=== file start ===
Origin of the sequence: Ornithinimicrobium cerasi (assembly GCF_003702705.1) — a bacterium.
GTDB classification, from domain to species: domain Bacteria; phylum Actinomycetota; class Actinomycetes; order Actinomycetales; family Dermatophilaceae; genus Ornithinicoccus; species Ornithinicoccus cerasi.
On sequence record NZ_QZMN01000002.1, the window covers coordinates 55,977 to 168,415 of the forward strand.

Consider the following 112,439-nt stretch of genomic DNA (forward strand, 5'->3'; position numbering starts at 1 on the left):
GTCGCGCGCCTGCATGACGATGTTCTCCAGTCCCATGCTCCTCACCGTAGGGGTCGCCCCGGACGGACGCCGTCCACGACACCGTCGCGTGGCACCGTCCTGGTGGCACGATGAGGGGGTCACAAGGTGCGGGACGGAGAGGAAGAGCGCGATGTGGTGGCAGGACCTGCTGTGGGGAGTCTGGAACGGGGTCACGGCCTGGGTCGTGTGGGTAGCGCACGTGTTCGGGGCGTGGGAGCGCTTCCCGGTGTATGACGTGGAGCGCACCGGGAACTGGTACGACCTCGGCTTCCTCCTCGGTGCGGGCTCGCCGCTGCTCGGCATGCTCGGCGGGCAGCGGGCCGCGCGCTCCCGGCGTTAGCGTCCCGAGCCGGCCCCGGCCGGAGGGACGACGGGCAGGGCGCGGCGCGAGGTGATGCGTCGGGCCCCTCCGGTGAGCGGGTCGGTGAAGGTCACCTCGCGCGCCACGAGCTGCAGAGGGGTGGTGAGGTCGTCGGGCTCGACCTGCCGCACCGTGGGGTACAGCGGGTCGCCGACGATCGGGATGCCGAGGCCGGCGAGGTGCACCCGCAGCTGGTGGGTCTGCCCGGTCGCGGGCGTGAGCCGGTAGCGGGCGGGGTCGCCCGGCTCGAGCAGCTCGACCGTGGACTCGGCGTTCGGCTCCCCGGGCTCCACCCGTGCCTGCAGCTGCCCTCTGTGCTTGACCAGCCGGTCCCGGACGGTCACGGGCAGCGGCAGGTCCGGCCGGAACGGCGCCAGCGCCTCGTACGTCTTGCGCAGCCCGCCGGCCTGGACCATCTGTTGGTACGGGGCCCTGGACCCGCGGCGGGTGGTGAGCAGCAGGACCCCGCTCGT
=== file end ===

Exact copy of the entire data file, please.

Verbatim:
Origin of the sequence: Ornithinimicrobium cerasi (assembly GCF_003702705.1) — a bacterium.
GTDB classification, from domain to species: domain Bacteria; phylum Actinomycetota; class Actinomycetes; order Actinomycetales; family Dermatophilaceae; genus Ornithinicoccus; species Ornithinicoccus cerasi.
On sequence record NZ_QZMN01000002.1, the window covers coordinates 55,977 to 168,415 of the forward strand.

Consider the following 112,439-nt stretch of genomic DNA (forward strand, 5'->3'; position numbering starts at 1 on the left):
GTCGCGCGCCTGCATGACGATGTTCTCCAGTCCCATGCTCCTCACCGTAGGGGTCGCCCCGGACGGACGCCGTCCACGACACCGTCGCGTGGCACCGTCCTGGTGGCACGATGAGGGGGTCACAAGGTGCGGGACGGAGAGGAAGAGCGCGATGTGGTGGCAGGACCTGCTGTGGGGAGTCTGGAACGGGGTCACGGCCTGGGTCGTGTGGGTAGCGCACGTGTTCGGGGCGTGGGAGCGCTTCCCGGTGTATGACGTGGAGCGCACCGGGAACTGGTACGACCTCGGCTTCCTCCTCGGTGCGGGCTCGCCGCTGCTCGGCATGCTCGGCGGGCAGCGGGCCGCGCGCTCCCGGCGTTAGCGTCCCGAGCCGGCCCCGGCCGGAGGGACGACGGGCAGGGCGCGGCGCGAGGTGATGCGTCGGGCCCCTCCGGTGAGCGGGTCGGTGAAGGTCACCTCGCGCGCCACGAGCTGCAGAGGGGTGGTGAGGTCGTCGGGCTCGACCTGCCGCACCGTGGGGTACAGCGGGTCGCCGACGATCGGGATGCCGAGGCCGGCGAGGTGCACCCGCAGCTGGTGGGTCTGCCCGGTCGCGGGCGTGAGCCGGTAGCGGGCGGGGTCGCCCGGCTCGAGCAGCTCGACCGTGGACTCGGCGTTCGGCTCCCCGGGCTCCACCCGTGCCTGCAGCTGCCCTCTGTGCTTGACCAGCCGGTCCCGGACGGTCACGGGCAGCGGCAGGTCCGGCCGGAACGGCGCCAGCGCCTCGTACGTCTTGCGCAGCCCGCCGGCCTGGACCATCTGTTGGTACGGGGCCCTGGACCCGCGGCGGGTGGTGAGCAGCAGGACCCCGCTCGT